Letters to the Editor
Hi, my name is Maria and I am from Argentina. It’s my third winter season in Park City and I really love the people in that city. It’s important to say thanks to all the good people because some people always say bad things and no nice things.
Now I am in Argentina and I will be there Dec. 11 to work up to April. I did this the last two years… and then I go back to Argentina because I have a special visa, which allows me to work only for four months.
Well, just thanks to everybody because you show me how good is the United States!
Hope to see you soon
Maria Claussen Frias
Have fun and provide care
Looking for a way you can help others in the community during this holiday season? The People’s Health Clinic needs your support! attending a fun social evening Tuesday, Dec. 5, you could be the reason someone receives medical care this next year. The event will be held at the Egyptian Theatre on Main Street, from 7:30 to 9:30 p.m., and will include three local bands, refreshments and a quick overview of the clinic’s year.
Socializing? Bands? Food? High-schoolers, this is not just an adult event! The People’s Health Clinic hopes that people of all ages can enjoy and support this great evening.
Tickets are just $20 and are available by calling the Egyptian box office at 649-9371. Proceeds will go to the People’s Health Clinic to provide free medical care to the uninsured members of our community. By enjoying a fun evening you will help someone in our community receive medical care this next year who knew service could be so fun?
Many, many thanks to everyone who made another wonderful Community Thanksgiving Service happen.
Rev. Robin Nygaard, new Pastor of Park City’s Unity Spiritual Center, did much of the planning.
Pastor Jeffrey Louden and his Shepherd of the Mountains Lutheran congregation opened their church home for the Service, and set up tables and chairs for a bountiful Thanksgiving dessert of pie, coffee and other beverages to enjoy while we visited afterwards.
Many other faith community leaders from Park City’s Interfaith Council also participated and attended.
Children, young people and adults provided music, pies, food for local food pantries, and contributions to the Interfaith Council’s Travelers Assistance Fund.
Just another Thanksgiving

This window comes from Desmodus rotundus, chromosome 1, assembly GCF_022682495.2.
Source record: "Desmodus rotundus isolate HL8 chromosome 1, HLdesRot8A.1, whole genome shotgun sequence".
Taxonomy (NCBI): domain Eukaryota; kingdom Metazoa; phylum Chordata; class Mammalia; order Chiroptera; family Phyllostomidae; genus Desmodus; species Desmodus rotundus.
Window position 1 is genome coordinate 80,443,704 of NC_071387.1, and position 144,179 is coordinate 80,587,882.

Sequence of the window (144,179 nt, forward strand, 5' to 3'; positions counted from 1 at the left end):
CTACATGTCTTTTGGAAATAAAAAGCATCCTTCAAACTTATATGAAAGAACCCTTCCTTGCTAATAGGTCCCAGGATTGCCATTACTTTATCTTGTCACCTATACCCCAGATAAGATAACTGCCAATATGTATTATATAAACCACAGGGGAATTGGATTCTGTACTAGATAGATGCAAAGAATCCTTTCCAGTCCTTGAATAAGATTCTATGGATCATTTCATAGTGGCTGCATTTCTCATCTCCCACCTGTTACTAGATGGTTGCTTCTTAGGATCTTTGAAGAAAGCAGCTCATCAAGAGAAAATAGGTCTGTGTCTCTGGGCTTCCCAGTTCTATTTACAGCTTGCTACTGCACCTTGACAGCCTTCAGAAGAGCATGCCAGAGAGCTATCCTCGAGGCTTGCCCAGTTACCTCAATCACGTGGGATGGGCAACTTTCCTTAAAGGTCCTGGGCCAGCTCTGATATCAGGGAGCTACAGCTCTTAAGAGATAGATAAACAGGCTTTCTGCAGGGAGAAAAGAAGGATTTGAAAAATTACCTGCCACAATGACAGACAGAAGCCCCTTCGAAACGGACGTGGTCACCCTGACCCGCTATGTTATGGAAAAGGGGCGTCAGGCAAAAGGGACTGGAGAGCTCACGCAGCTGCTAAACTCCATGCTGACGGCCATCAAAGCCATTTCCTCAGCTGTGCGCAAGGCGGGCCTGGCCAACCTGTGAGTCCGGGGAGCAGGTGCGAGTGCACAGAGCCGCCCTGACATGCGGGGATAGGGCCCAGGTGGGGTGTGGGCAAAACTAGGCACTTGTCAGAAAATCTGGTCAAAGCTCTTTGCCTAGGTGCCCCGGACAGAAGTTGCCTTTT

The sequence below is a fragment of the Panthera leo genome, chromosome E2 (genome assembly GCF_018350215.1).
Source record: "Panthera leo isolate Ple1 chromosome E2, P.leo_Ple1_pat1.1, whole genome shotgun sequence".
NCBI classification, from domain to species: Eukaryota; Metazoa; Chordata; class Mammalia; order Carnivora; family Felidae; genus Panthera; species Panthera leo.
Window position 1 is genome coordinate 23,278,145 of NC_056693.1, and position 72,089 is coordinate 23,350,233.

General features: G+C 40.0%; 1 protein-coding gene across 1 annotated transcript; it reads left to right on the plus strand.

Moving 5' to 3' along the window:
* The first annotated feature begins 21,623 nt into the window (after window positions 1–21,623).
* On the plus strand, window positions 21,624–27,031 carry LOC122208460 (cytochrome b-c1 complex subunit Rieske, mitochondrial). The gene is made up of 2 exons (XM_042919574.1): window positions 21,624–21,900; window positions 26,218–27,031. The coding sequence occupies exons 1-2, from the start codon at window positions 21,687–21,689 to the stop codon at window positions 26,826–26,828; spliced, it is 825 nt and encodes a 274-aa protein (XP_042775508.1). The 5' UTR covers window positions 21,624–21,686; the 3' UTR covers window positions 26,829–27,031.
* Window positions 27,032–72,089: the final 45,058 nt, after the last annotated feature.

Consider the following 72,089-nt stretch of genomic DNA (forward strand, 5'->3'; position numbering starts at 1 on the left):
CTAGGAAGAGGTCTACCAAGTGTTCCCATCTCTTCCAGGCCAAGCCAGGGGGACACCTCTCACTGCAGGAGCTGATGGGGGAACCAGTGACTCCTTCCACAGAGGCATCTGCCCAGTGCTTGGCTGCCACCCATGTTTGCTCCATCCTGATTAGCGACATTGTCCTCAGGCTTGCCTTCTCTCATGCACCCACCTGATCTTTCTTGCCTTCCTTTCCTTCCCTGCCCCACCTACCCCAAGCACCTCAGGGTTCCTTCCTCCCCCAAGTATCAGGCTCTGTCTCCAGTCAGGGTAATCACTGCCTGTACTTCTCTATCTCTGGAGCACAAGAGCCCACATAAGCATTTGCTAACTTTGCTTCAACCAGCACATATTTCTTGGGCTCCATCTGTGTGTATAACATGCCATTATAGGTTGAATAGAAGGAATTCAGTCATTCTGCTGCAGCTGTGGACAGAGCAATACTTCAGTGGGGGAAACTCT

After a good meal with friends, warmth and shelter, I woke up this morning feeling that there was something amiss. It was the newspaper that alerted me. Iraq.
Among the many things that I find in common with the people of Iraq, above all stands a fact: We are of the same species, we are human. Indeed we ought to count our blessings, as a civilized people we do not solve our differences with killings, we don’t even throw stones mud-slinging perhaps, and that among politicians only.
But more to the point, I am trying my best to alleviate the collective conscience of the United States. Some of us assume responsibility for what is going on in Iraq, mea culpa, if we didn’t go in, all this would not have come to pass. Not so. Feuds between sectors of Islam were not invented by America, nor did they start two years ago. They started millennia ago and certainly not by us. This method of settling arguments is not new to the Middle East, nor the middle ages, and to me the failure to settle an argument by the power of the word shows the lack of it. To me, killing a human being is deplorable, in the name of God, unthinkable, but most important to consider is: The United States is not advocating these daily massacres, nor condoning them. This would have happened sooner or later of its own accord, U.S. involvement or not.
Take America out of the equation now and a vortex of events will follow that will swallow the Middle East like a tornado engulfing all the small Emirates, Saudi, Syria and Lebanon. Those the most armed will prevail and win the day and Iran will be the new master. Terrorism needs to be stopped and we are only in the beginning of its cycle. Every lost life of an American hurts. Every lost life of an Iraqi civilian hurts. Islam’s leaders need to speak out against it and mostly act against it.
Constitution Party popularity up
This year there were 89,717 votes cast for Constitution Party candidates in the state of Utah! This is up from 56,165 in 2004, a 38 percent increase!
The message of the Constitution Party is catching on and people are liking what they hear, including acknowledging and honoring the God of this land, defending traditional families and returning to limited and Constitutional government.
As Constitution Party candidates went door-to-door, they were well received and given encouragement by the residents. They continuously heard comments like "We need a new party because the other two are too much alike," "I believe we need a change" and "I’ve been reading about the Constitution Party and I like what I read."
In races with both a Republican and Democrat challenger, Constitution Party candidates fared much better than the normal third party’s two to three percent In most cases it was seven to 10 percent or higher. In fact, Scott Bradley, the Constitution Party candidate for U.S. Senate, received over 20,600 votes by himself!
Those who voted for Constitution Party candidates can rest assured their voice was heard and with their support, the movement for sovereignty and return to principled government will continue to go forward.
For further information or a review of the stance on issues, see http://www.cputah.org.
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Amy Roberts recounts her negative experience with the David Dobkin mayoral campaign.